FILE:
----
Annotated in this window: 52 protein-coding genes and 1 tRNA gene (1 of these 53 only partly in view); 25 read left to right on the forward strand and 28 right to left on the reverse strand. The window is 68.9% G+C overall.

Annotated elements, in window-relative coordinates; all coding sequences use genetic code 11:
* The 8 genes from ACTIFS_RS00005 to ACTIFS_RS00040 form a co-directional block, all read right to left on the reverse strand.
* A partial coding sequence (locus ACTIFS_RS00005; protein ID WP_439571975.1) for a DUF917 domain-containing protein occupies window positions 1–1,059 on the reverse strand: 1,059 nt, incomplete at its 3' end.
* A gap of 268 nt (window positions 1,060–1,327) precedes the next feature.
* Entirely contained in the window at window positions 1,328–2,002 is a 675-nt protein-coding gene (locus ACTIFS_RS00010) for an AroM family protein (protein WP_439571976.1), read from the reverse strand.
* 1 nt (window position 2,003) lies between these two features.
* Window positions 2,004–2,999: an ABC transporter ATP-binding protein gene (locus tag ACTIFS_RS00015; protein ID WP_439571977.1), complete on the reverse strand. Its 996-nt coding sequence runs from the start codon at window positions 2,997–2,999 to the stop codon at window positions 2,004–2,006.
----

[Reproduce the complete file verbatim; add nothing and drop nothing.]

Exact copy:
Annotated in this window: 52 protein-coding genes and 1 tRNA gene (1 of these 53 only partly in view); 25 read left to right on the forward strand and 28 right to left on the reverse strand. The window is 68.9% G+C overall.

Annotated elements, in window-relative coordinates; all coding sequences use genetic code 11:
* The 8 genes from ACTIFS_RS00005 to ACTIFS_RS00040 form a co-directional block, all read right to left on the reverse strand.
* A partial coding sequence (locus ACTIFS_RS00005; protein ID WP_439571975.1) for a DUF917 domain-containing protein occupies window positions 1–1,059 on the reverse strand: 1,059 nt, incomplete at its 3' end.
* A gap of 268 nt (window positions 1,060–1,327) precedes the next feature.
* Entirely contained in the window at window positions 1,328–2,002 is a 675-nt protein-coding gene (locus ACTIFS_RS00010) for an AroM family protein (protein WP_439571976.1), read from the reverse strand.
* 1 nt (window position 2,003) lies between these two features.
* Window positions 2,004–2,999: an ABC transporter ATP-binding protein gene (locus tag ACTIFS_RS00015; protein ID WP_439571977.1), complete on the reverse strand. Its 996-nt coding sequence runs from the start codon at window positions 2,997–2,999 to the stop codon at window positions 2,004–2,006.